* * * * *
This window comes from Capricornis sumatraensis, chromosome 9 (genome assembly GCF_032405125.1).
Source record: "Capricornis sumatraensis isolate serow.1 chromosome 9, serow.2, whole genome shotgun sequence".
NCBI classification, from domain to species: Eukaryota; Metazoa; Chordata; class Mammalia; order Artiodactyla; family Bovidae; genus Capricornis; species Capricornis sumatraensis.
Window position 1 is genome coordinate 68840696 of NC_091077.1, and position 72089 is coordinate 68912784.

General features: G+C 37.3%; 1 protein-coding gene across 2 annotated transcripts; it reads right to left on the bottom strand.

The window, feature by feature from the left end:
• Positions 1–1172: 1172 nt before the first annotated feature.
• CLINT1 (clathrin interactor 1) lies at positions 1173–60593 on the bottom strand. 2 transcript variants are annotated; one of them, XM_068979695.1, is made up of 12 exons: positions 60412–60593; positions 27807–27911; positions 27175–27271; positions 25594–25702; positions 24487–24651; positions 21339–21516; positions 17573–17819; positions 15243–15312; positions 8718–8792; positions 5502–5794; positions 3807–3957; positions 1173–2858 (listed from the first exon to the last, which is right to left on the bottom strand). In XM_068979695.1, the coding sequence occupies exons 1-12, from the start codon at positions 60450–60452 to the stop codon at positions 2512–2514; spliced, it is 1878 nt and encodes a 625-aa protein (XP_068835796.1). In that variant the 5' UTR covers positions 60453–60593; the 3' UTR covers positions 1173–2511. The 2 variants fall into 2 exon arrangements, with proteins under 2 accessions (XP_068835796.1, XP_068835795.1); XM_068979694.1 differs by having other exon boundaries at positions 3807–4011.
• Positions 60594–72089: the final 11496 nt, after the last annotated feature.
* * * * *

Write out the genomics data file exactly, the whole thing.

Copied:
This window comes from Capricornis sumatraensis, chromosome 9 (genome assembly GCF_032405125.1).
Source record: "Capricornis sumatraensis isolate serow.1 chromosome 9, serow.2, whole genome shotgun sequence".
NCBI classification, from domain to species: Eukaryota; Metazoa; Chordata; class Mammalia; order Artiodactyla; family Bovidae; genus Capricornis; species Capricornis sumatraensis.
Window position 1 is genome coordinate 68840696 of NC_091077.1, and position 72089 is coordinate 68912784.

General features: G+C 37.3%; 1 protein-coding gene across 2 annotated transcripts; it reads right to left on the bottom strand.

The window, feature by feature from the left end:
• Positions 1–1172: 1172 nt before the first annotated feature.
• CLINT1 (clathrin interactor 1) lies at positions 1173–60593 on the bottom strand. 2 transcript variants are annotated; one of them, XM_068979695.1, is made up of 12 exons: positions 60412–60593; positions 27807–27911; positions 27175–27271; positions 25594–25702; positions 24487–24651; positions 21339–21516; positions 17573–17819; positions 15243–15312; positions 8718–8792; positions 5502–5794; positions 3807–3957; positions 1173–2858 (listed from the first exon to the last, which is right to left on the bottom strand). In XM_068979695.1, the coding sequence occupies exons 1-12, from the start codon at positions 60450–60452 to the stop codon at positions 2512–2514; spliced, it is 1878 nt and encodes a 625-aa protein (XP_068835796.1). In that variant the 5' UTR covers positions 60453–60593; the 3' UTR covers positions 1173–2511. The 2 variants fall into 2 exon arrangements, with proteins under 2 accessions (XP_068835796.1, XP_068835795.1); XM_068979694.1 differs by having other exon boundaries at positions 3807–4011.
• Positions 60594–72089: the final 11496 nt, after the last annotated feature.